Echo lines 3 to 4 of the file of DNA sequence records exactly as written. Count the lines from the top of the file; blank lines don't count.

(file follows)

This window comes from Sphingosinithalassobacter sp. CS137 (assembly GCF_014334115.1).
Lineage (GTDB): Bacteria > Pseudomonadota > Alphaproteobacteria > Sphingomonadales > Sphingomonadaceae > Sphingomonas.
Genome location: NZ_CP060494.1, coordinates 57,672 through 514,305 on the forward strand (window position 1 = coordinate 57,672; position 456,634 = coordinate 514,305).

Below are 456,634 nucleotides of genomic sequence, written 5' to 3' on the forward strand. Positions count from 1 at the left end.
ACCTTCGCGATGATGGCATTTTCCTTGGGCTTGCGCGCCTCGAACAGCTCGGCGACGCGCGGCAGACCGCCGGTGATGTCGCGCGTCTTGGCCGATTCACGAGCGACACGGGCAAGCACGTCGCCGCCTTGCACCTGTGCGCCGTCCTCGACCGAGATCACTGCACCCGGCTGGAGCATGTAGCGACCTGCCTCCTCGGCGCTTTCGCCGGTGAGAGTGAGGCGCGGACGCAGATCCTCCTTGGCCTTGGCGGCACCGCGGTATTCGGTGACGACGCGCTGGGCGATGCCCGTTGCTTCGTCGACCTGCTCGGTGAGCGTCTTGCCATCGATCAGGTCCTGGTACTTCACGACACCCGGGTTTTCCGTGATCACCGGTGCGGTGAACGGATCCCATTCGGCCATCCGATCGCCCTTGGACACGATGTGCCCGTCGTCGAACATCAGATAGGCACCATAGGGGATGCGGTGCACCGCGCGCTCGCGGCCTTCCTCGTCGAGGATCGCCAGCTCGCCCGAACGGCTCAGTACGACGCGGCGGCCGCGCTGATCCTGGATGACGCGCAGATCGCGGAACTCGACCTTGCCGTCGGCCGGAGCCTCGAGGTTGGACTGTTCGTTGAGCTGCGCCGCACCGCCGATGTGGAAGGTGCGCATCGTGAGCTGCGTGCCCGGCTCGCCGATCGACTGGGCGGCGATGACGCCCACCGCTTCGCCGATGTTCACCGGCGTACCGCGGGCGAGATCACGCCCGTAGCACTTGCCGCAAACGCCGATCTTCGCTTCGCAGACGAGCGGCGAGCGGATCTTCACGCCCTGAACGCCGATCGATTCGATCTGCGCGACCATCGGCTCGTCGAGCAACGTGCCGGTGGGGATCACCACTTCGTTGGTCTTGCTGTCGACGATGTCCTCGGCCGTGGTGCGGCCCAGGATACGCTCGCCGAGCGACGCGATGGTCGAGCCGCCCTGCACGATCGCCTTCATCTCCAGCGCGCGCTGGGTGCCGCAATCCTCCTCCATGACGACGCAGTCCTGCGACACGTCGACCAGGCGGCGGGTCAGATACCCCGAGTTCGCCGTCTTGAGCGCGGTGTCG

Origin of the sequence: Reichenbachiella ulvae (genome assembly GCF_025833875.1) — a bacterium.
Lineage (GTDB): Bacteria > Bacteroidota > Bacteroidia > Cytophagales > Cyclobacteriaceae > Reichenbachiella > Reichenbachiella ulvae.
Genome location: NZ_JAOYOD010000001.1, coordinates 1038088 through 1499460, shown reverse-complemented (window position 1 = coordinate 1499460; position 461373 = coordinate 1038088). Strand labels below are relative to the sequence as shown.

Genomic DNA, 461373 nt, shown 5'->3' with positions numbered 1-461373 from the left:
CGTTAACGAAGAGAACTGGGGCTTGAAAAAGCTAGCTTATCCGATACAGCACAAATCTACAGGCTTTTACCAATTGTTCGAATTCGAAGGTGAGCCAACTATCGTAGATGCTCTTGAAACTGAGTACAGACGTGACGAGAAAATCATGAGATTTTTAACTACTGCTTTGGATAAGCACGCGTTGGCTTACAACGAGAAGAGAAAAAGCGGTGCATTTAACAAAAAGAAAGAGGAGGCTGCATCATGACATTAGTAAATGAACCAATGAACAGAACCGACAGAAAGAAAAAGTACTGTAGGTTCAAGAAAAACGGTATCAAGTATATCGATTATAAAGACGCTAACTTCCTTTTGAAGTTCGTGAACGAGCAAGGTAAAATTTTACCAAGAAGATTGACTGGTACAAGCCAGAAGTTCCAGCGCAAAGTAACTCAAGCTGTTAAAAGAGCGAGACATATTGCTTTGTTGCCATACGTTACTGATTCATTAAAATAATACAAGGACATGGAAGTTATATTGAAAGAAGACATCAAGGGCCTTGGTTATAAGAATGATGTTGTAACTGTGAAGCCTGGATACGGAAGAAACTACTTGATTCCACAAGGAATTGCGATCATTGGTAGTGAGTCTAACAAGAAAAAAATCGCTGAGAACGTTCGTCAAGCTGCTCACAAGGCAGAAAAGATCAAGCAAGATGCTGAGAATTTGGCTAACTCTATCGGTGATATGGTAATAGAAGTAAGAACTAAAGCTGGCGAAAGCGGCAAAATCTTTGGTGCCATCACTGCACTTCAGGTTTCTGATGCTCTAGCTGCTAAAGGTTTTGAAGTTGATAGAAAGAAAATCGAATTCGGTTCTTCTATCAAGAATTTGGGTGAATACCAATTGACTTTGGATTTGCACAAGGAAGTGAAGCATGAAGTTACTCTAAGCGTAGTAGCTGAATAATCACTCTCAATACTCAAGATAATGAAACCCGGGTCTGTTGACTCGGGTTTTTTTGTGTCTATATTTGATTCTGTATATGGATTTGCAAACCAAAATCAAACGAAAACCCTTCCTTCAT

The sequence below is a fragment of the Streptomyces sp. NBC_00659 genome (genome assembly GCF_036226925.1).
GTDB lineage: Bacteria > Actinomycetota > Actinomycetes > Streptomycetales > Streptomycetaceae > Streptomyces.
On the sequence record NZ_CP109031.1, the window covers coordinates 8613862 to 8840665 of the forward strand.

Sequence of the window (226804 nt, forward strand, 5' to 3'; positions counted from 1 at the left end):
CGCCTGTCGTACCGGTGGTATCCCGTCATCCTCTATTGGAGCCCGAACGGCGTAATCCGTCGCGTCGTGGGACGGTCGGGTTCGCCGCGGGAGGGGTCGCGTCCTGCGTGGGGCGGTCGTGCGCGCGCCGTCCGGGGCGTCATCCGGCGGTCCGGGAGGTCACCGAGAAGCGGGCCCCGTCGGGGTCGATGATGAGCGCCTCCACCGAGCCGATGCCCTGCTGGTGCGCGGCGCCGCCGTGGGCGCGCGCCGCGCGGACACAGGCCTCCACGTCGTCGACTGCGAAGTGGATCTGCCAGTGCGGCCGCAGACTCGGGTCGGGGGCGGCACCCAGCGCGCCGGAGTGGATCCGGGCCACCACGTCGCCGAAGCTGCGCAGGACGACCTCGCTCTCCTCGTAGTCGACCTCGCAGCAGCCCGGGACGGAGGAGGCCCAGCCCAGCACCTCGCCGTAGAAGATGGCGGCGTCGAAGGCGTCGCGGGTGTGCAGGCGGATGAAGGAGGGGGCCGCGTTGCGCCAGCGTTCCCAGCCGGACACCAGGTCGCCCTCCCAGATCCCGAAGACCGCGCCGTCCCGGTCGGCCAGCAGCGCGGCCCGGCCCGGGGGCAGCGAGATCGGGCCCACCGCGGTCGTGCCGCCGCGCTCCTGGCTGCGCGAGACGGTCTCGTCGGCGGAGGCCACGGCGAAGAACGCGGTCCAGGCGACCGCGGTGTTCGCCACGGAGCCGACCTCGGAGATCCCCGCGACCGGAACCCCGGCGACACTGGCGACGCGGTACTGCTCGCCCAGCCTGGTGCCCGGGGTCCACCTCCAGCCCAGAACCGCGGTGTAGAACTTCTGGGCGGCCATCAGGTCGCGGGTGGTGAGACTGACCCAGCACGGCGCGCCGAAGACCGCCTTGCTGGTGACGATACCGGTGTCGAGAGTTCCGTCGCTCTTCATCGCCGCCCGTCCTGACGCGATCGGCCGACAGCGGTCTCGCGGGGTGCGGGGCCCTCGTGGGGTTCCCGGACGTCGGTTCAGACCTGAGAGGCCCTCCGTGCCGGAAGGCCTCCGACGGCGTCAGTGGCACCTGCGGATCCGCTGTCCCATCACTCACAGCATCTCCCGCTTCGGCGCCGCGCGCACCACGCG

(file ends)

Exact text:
Genome location: NZ_CP060494.1, coordinates 57,672 through 514,305 on the forward strand (window position 1 = coordinate 57,672; position 456,634 = coordinate 514,305).

Below are 456,634 nucleotides of genomic sequence, written 5' to 3' on the forward strand. Positions count from 1 at the left end.